GV4M6 Half Unit
Modern African Political Philosophy
This information is for the 2017/18 session.
Prof Katrin Flikschuh CON 6.08
The teacher responsible is Katrin Flikschuh, Professor of Modern Political Theory, Department of Government, Room Con 6.08
This course is available on the MSc in Political Theory. This course is available with permission as an outside option to students on other programmes where regulations permit.
Space permitting, this course is available to students outside the MSc in Political Theory programme who can demonstrate their interest in the course.
This course is capped at two groups. The deadline for applications is 1pm, Friday, 29 September 2017. You will be informed of the outcome by 12 noon, Monday, 2 October 2017.
This course introduces students of political theory to post-independent African philosophical and political thinking. The chief objective of the course is to get students to engage with the intellectual heritage of the African continent and critically to re-think historically ingrained misperceptions about its peoples and cultures. Please note that this course focuses on African philosophical thinking. It will suit students who enjoy the analysis and interpretation of abstract ideas. The orientation is not anthropological or developmental; nor is this a course in 'post-colonial studies' more broadly conceived. There will be three broad blocks:
1. Methodology: ‘What is African Philosophical Thinking?’ We will examine the development from an oral to a written tradition and the particular methodological challenges involved.
2. Substantive Issues: ‘Personhood, Agency, and Community’. We will discuss African thinkers’ claims to the distinctiveness of African cultures’ conceptions of self and society, and how these in turn impact conceptions of moral and political agency.
3. Implications: We shall ask how African thinkers conceive their social and political contexts and how their views do or do not cohere with Western thinking about African developmental challenges.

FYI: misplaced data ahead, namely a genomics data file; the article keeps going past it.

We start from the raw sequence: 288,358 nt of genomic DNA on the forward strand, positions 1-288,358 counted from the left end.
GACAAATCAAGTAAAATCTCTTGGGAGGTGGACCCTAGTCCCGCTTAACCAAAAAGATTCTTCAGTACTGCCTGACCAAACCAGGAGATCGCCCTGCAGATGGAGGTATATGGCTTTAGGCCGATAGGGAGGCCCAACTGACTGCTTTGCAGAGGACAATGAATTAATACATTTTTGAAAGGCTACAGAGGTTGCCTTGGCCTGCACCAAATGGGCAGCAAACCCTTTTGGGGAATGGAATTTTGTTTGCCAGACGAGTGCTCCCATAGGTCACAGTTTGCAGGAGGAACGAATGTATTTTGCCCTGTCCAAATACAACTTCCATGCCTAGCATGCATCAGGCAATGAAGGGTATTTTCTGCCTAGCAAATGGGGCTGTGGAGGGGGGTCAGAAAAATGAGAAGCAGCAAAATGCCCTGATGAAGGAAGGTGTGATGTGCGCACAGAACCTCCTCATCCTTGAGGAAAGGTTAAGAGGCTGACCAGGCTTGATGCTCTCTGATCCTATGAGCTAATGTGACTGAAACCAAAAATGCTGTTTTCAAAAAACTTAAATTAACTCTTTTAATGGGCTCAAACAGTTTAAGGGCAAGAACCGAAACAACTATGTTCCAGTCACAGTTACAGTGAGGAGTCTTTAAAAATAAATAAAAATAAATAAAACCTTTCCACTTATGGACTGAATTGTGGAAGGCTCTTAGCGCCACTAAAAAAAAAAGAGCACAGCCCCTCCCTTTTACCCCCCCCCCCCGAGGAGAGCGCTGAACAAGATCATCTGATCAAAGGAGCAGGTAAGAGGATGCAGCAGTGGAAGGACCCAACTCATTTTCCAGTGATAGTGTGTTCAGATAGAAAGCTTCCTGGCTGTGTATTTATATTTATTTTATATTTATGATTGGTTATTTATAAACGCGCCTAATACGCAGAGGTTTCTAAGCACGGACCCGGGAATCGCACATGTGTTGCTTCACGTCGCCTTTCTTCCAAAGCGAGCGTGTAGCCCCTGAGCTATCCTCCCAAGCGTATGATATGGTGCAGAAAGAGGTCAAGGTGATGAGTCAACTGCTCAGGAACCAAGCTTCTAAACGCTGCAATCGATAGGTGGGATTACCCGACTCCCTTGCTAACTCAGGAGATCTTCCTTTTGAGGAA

20 hours of seminars in the MT.
4 additional office hours in LT for students to consult with the course convener about their intended topic for the assessed essay.
There will be a maximum of two seminar groups with 10 weekly sessions of 2 hours each. There will be a reading week in Week 6 of MT, during which there will be no seminar. Instead, there will be extended office hours for individual tutorials to discuss planned course work. The seminars will be discussion based, with 30 minute introductory lectures that introduce the weekly reading material and establish the intended focus of discussion. There will be some assigned group work within some of the weekly sessions. There will be four office hours dedicated for this course during the second half of LT for students to discuss their assessed essay plans with the course convenor on an individual basis.
Students will be expected to produce 1 formative essay in the MT.
Formative assessment will consist of an essay of maximally 2500 words in length. A list of essay questions will be made available by Week 3 of MT. Students may design their own essay questions, if they prefer to do so. However, they must clear their proposed essay question with the course convener beforehand. Course work must be submitted by the end of Week 7. The essay will be read and commented on. It will be assigned a guide-mark but will not form part of the summative assessment. Essays substantially above 2500 words will not be read.
Anthony Kwame Appiah, In My Father's House. Africa in the Philosophy of Culture (OUP 1992).
Kwame Gyekye, Tradition and Modernity. Philosophical Reflections on the Africa Experience (OUP 1997).
Barry Hallen, A Short History of African Philosophy (Indiana University Press 2002).
Paulin Hountondji, African Philosophy: Myth and Reality (Indiana University Press, 1996).
Teodros Kiros (ed.) Explorations in Africa Political Thought (Routledge 2001).
V.Y. Mudimbe, The Invention of Africa. Gnosis, Philosophy, and the Order of Knowledge (Indiana University Press 1988).
Kwasi Wiredu, Philosophy and an African Culture (CUP 1980).
Kwasi Wiredu (ed.), A Companion to African Philosophy (Blackwell 2006).
Lee Brown (ed.) African Philosophy (OUP 2006).
Placide Temples, Bantu Philosophy, 1945.
Paulin Hountondji, The Struggle for Meaning (Ohio State University Press 2002)
Kwasi Wiredu, Cultural Universals and Particulars (CUP 1996).
Odera Oruka, Sage Philosophy, 1990.
Emmanuel Chukwudi Eze, On Reason. Rationality in a World of Cultural Conflict and Racism (Duke University Press 2008).
Essay (100%, 5000 words) in the ST.
The assessed work for this course consists of one extended essay of 5000 words, on a course topic either chosen from the list of essay questions or designed by the student him or herself in consultation with the course convener. Students are permitted to use their formative essay as a basis for their assessed essay. However, the assessed essay must advance substantially beyond the argument made in the formative essay; students must not submit the same work twice. The assessed essay must be submitted electronically to the Departmental Office. The submitted essay will undergo a plagiarism check, including self-plagiarism. Plagiarism is a serious academic offence which, if proven, will likely incur the penalty of official course failure. Late submissions will incur penalties in the form of mark deduction.
Total students 2016/17: Unavailable
Average class size 2016/17: Unavailable
Controlled access 2016/17: No
Value: Half Unit
Personal development skills
- Team working
- Problem solving
- Specialist skills